There is subtlety in the vocals amid the sugary bombast of music, rendering Wildlife Pop an album made, somehow, both for headphones and magical dreamland amphitheaters where unicorns take the place of performers and woodland creatures dance merrily to the beat.
It should be noted that in the lull between Stepdad's mid-2011 re-release of the very excellent Ordinaire EP and early 2012, they signed to Black Bell, an obscure wing of an obscure subsidiary of Warner Brothers. Stepdad is now a major label band, technically speaking, and their new album, Wildlife Pop, is a major label album, though you wouldn't know it by comparing efforts. The heart and soul of Ordinaire EP, what made it a blissful combination of 8-bit bleeps and bloops and engaging, heartfelt lyricism, is alive and well in Wildlife Pop. There is a bigger sound, to be sure, but one that plays just as naturally and comfortably as the relatively subdued production on Ordinaire EP.
Also notably, Wildlife Pop may very well have the best opening track of the year, "Must Land Running", a cacophonous blast of synths and banging piano which feels as big and utterly joyful as the greatest of Polyphonic Spree tracks. "Must Land Running" leads into "Jungles", one of two recycled tracks from Ordinaire EP, which fits in well here. Having brought out this song on two consecutive releases, it is especially amazing that they can still make a line as mundane as "we belong to places" sound revelatory.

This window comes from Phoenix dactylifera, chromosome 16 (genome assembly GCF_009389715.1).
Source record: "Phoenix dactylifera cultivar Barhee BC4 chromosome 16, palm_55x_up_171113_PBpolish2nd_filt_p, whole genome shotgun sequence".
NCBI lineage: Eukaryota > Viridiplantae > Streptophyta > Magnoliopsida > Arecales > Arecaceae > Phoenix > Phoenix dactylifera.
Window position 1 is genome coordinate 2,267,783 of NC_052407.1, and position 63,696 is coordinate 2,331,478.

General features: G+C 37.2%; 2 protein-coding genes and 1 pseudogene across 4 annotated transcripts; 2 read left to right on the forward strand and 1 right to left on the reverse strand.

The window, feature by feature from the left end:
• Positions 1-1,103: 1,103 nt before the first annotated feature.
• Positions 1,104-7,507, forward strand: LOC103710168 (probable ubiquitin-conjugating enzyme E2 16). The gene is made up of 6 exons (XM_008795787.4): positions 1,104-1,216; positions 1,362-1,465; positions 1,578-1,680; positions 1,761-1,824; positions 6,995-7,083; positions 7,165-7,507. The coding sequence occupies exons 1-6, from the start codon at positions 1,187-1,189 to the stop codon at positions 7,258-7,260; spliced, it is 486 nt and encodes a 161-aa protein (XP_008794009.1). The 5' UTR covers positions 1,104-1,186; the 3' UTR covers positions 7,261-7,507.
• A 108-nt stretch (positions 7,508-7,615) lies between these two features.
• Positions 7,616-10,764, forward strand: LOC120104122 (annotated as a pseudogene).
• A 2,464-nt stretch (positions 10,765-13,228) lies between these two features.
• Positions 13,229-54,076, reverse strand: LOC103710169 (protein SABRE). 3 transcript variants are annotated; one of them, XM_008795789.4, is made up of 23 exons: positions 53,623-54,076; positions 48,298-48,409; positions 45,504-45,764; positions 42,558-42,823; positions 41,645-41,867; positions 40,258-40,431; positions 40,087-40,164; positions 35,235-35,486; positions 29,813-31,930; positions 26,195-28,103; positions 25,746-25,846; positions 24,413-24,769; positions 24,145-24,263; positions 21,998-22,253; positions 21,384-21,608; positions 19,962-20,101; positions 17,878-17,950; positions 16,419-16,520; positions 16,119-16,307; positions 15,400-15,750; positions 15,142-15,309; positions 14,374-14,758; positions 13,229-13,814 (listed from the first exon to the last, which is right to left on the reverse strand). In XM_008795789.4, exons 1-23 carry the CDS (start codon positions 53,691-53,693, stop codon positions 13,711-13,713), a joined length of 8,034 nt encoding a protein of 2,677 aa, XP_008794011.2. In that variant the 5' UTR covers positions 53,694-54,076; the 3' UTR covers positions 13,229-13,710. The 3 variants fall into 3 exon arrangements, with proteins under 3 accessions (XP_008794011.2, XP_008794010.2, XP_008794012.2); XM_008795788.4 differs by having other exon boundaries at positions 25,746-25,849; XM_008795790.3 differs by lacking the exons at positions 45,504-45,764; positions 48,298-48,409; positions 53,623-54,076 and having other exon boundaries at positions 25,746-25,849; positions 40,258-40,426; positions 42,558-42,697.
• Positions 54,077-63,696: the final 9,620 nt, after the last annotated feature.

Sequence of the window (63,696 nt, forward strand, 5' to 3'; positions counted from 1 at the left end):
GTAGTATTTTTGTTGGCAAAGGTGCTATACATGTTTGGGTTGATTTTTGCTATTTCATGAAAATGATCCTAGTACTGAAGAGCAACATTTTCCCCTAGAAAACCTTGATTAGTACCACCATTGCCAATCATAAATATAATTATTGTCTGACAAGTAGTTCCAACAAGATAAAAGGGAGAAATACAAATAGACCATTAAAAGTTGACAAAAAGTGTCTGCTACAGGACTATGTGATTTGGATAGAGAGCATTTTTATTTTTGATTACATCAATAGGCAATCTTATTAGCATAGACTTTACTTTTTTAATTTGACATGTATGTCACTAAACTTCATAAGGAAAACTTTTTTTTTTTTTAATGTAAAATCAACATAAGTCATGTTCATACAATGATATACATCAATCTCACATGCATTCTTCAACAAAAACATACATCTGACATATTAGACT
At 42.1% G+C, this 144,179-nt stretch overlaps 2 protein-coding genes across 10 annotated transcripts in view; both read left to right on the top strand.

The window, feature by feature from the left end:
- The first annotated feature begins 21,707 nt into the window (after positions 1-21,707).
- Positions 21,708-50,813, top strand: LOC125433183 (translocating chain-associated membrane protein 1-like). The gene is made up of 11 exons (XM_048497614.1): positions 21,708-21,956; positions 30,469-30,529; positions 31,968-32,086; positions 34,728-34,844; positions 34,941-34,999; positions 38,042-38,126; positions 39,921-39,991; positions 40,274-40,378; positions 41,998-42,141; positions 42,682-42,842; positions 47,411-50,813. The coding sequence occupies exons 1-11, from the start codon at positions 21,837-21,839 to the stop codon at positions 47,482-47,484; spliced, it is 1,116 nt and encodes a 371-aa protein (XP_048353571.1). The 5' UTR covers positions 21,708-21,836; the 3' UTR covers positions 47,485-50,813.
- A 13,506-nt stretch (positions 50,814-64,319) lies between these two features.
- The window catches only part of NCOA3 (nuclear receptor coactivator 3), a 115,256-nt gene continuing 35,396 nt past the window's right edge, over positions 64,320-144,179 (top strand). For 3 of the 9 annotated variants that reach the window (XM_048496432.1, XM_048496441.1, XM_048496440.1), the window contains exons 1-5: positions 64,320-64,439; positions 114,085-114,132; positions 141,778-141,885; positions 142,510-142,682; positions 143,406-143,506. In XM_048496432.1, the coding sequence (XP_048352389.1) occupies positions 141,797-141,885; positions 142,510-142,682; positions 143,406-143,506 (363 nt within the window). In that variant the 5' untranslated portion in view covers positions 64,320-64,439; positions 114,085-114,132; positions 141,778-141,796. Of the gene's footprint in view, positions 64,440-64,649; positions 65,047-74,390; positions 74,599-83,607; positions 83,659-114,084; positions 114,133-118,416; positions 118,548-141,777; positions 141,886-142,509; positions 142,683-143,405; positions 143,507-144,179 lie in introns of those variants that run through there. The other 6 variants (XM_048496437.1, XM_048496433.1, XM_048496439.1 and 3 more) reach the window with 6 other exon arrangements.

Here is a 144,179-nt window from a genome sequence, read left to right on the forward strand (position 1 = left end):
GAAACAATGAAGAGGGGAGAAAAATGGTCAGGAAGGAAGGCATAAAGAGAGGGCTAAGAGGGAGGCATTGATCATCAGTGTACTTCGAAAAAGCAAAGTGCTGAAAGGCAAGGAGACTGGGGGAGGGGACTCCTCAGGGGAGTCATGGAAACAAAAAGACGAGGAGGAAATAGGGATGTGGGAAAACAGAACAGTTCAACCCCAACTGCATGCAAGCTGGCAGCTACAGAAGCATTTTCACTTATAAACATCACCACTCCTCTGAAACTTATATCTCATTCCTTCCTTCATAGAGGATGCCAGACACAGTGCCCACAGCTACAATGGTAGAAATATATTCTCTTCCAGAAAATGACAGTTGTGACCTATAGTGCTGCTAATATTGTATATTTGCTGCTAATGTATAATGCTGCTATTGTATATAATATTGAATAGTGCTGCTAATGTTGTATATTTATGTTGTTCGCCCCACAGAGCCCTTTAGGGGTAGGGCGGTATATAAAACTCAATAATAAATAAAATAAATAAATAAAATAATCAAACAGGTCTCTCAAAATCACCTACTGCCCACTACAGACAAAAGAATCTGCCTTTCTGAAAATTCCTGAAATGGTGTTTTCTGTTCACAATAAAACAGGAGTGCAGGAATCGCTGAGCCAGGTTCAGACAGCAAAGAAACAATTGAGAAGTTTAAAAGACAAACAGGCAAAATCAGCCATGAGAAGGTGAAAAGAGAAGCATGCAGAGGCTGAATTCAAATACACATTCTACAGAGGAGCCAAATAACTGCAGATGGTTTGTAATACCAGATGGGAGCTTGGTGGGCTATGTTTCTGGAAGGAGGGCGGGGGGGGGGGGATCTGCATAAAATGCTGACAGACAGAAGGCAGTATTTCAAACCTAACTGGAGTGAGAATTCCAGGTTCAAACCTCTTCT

The following several tracks follow suit, injecting an even greater influence of '80s synthpop, the most zany among them sounding like Danny Elfman composing chiptune, lead singer ultramark's voice hitting the high notes as capably as Justin Hawkins of the Darkness and sounding not unlike Brian Wilson in the lower register. What separates Stepdad from the pack is that a band of this caliber musically still takes the time to write great lines like "My incantations sound like a campaign speech/My trepidations pound throughout my strained reach." There is subtlety in the vocals amid the sugary bombast of music, rendering Wildlife Pop an album made, somehow, both for headphones and magical dreamland amphitheaters where unicorns take the place of performers and woodland creatures dance merrily to the beat.
The magic falters slightly toward the end, with songs that dip occasionally into the repetitive or overly precious, but ending on "Warrior (Jungles part 2)" provides the perfect high note to end on. It has been a number of years since a band's first two offerings were as excellent as Stepdad's.